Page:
This book is Sam McManis’ collection of newspaper columns for the Sacramento Bee, written while he was on the road searching for the “real California”. Instead of finding one state of California, he found many, and after reading all 61 entries I concluded that they all echo the subtitle as being weird and wonderful.
This book is the result of the luxury of a salary, an editor’s carte blanche directive to “cover the state”, and a company automobile with a credit card! Sam McManis put that good fortune to good use, and the result is a thoroughly readable collection of craziness.
To paraphrase Frank Lloyd Wright: If you tip the world on its side all the loose things will end up in California. Sam McManis seeks out the “loose things” in the deserts and hills and streets of California, and explores them with a facile intelligence and general good humor. I liked this book!
OK, some things annoyed me: References to Frank Norris, shiny ink, the conceit of writing the LA noir piece in a noir voice, and a few points of even lesser consequence. Who cares? This is not a book to be read in one sitting, as I did. It was written to be read weekly – each 1200-1500 word epistle savored like the memory of your first kiss, or lingered over like your first glass of wine in the evening. They are that good.
Some entries will give you a Jack Webb “Just the facts, ma’am” take on a subject, while others will draw on a richly filigreed history to tell the tale. Some are couched in whimsy while others are more ironic. And through them all runs a thread of nostalgia, sometimes so thick as to be a rope, connecting the lurid, tawdry, brilliant, sublime, and fading memories of the past.
From Ronald Reagan and the show “Twenty Mule Team Borax”, to the tacky “Hollywood Stars” celebrity tour; and from an unrepentant fact-checking of Scientology, to a man’s 40 year obsession with building an underground garden. It’s all here – every “shit-house crazy” idea, brilliant composition, and lofty dream are chronicled in the wry voice of a skilled observer who drops pop culture references like beads of sweat in a hot California summer.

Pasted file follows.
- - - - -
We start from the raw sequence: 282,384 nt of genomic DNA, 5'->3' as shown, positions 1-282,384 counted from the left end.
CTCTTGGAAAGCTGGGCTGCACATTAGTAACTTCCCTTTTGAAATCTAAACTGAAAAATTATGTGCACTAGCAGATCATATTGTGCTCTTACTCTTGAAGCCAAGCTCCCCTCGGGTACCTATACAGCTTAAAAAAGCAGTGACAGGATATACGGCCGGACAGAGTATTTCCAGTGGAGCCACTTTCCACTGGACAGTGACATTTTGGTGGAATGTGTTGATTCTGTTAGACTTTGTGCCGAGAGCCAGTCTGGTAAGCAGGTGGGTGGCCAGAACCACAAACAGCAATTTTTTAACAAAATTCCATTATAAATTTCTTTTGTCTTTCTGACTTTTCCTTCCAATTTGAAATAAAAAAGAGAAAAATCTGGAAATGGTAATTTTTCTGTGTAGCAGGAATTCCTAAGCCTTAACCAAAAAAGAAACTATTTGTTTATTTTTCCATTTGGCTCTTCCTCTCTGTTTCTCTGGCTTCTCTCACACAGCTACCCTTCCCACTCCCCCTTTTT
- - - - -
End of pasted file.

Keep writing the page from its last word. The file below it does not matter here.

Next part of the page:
From the irreverence of his comments about a visit to “PSYCHIATRY An Industry of Death Museum”, McManis first said that the title was “poorly punctuated”, then went on to add: “A museum dedicated to maligning, possibly slandering, an entire healing profession? Count me in.”
He also knows how to turn a phrase. Referencing the Mechanic’s Institute Library, one of the most venerable of San Francisco’s cultural centers, he says “(its) a solid and stolid presence in a city that purports to cherish its history but too often dismisses it as blithely as a techie’s finger swipe on a smartphone.”
I especially liked the selections on food. One piece was a paean to Pan Am Airlines’ Golden Age. In March of 2015 Sam McManis had the incredible good fortune to partake of a typical meal in First Class in a refurbished and perfectly recreated 1970s era 747 airplane, replete with all the Mad-men-esque accoutrements and politically incorrect language. Champagne, shrimp, chateaubriand, and brandy; period uniforms, including hairdos, even the music and the in-flight magazines stuck to the theme of the last elegant era of flight. It read like an incredibly nostalgic and delicious experience.
The book is littered with frequent references and quotes by authors and famous people. It is a reminder of how many literary greats and not so greats wrote screenplays for the film studios at some point in their careers, and how many famous people lived in California. It’s a veritable who’s-who of notable people of the 20th century: Mark Twain, Nathaniel West, Gertrude Stein, Jack London, William Saroyan, L. Ron Hubbard, Hopalong Cassidy, Charlton Heston, Orson Welles, Charlie Chaplin, Arnold Schwarzenegger . . . whew! It’s an already seemingly endless list, and I’m just getting started!
All of them and more are found between the covers of Sam McManis’ “On the Road” tour of the “Golden State”. You’ll need to read this book to see how these legendary people and so many others fit into the history of wonderful craziness that is our left coast – California.
“Crossing California – A Cultural Topography of a State of Wonder and Weirdness” by Sam McManis.
Published by Craven Street Books, an imprint of Linden Publishing, Inc.
6” x 9” 295 pages with index and b&w photos Paperback $14.95
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